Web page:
The year 2000
The first time I photographed skateboarding was in the year 2000, following around a boy I liked with a disposable camera. My equipment and film stocks have gotten better over the last two decades, and my girlhood crush has been replaced by a deep passion for capturing the unique poses of skateboarders and their culture and community.
Dancer suspended in space
I don’t know the names of most of the tricks the skaters I photograph are attempting. I’m half-listening when someone tries to explain them, and I don’t care if the tricks are landed. I’m interested in the shapes the skaters’ bodies make, particularly when caught midair, the way a skater hovering over his board can resemble a bird taking flight or a dancer suspended in space. I love the geometric lines created by their bent elbows and knees, sometimes taking on an almost staircase effect, arms and legs frozen in near-perfect 90 degree angles. When I go to the skate park to photograph, I am most drawn to those who are not afraid to launch themselves skyward.
Usually I show up to a park alone and lurk around the perimeter for a bit, watching the skaters and figuring out who I want to photograph. I mostly shoot 35mm on a Pentax K1000 and a Minolta X-700, both of which focus manually, so it helps to narrow down a spot on which to focus the lens and wait for a skater to pass through. I look for dynamic skaters catching lots of air and which ramps they’re using, and let them skate through my frame a few times without firing the shutter so I can get a clear idea of the shot before taking any actual photos.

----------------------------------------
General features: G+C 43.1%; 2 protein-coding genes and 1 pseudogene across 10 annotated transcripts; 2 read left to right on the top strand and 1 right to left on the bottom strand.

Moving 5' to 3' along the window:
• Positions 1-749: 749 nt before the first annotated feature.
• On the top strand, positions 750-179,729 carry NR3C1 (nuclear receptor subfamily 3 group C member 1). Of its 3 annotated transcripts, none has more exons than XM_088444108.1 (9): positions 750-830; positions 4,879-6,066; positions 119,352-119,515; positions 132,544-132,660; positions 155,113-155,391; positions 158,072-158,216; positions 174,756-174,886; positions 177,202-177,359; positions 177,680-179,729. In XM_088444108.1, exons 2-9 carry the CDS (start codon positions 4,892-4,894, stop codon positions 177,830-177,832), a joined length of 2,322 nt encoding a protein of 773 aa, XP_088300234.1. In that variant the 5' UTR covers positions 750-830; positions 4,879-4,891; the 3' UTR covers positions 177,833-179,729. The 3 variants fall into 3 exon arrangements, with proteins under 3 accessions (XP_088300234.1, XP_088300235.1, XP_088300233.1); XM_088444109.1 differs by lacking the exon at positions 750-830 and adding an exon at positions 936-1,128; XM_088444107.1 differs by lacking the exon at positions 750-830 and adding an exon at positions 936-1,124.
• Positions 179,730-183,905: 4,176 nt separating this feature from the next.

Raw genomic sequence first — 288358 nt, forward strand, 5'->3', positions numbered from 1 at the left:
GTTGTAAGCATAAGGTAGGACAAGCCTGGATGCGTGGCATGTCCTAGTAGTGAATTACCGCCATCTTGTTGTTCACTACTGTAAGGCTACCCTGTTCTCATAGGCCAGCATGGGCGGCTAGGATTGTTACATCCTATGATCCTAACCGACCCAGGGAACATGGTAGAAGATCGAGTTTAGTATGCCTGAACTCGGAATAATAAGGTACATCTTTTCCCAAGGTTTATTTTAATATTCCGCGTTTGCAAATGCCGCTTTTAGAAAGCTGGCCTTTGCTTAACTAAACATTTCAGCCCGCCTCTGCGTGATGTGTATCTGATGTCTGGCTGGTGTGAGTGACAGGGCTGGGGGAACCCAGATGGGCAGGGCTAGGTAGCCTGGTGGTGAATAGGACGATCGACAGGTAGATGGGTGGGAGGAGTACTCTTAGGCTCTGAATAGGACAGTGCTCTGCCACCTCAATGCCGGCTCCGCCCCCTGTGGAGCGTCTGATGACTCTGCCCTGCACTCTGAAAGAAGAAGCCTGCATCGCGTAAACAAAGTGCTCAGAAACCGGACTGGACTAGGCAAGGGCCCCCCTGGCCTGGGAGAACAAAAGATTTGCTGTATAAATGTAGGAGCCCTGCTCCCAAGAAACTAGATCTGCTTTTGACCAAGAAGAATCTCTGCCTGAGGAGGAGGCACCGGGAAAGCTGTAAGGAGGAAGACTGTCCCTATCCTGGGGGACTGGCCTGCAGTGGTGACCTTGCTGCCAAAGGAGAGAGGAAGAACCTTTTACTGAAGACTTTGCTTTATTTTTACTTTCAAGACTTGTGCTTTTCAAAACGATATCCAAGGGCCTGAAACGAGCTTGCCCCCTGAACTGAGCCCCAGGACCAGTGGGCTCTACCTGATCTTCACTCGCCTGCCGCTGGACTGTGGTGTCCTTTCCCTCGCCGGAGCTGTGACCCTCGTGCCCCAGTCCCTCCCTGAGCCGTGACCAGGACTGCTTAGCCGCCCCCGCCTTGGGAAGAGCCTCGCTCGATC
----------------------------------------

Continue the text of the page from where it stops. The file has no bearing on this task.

When the shots are killer
It takes practice to learn exactly when to fire the shutter, but lucky for me, most of the skaters are also practicing their tricks over and over, and there’s usually a chance to catch it again. They don’t seem to mind my presence, and I even get the occasional, “Is that a film camera?” I always try to connect with the skaters on Instagram later so I can send them the photos I took, especially when the shots are killer.
A lone skater
I also look for quiet moments among the fray, a lone skater gliding serenely across the concrete or waiting to drop in with his board poised under his sneaker. In a collection of photos, those still moments offer a breath between action shots and a more complete sense of the vibe of scene. I love when there are multiple skaters in frame, zipping in different directions or milling about the edges of the park, looking almost like children on a playground if you erase their boards from the image.
I prefer to shoot skate in black and white, and gravitate towards Kentmere 400 for its versatility and affordability. Shooting in black and white versus color helps take the focus off unavoidable background noise like trees and parking spaces so the eye can focus on the figure. Fast moving, unpredictable subjects require a keen eye and quick shutter finger, but with a less expensive film stock like Kentmere. I can afford to burn through a few rolls to be sure I get my shot. I also like that I can shoot Kentmere in a range of light conditions, from bright sunny days with lots of contrast to mellower overcast skies, and achieve optimal results, as well as push my shutter speed to 1/500 or 1/1000 for reduced blur.
About The Author
Lydia Armstrong lives in Richmond, Virginia, where she is a member of the Glossed Over Photo Club promoting community among Richmond’s analog photographers. Her photographs have been published by Porter House Review, Unstamatic, Saw Palm, and the Associated Press. When not taking photos, Lydia can be found writing and snuggling her cats. More of Lydia’s photography can be found at www.thicketoftrash.com and on Instagram at @thicketoftrash.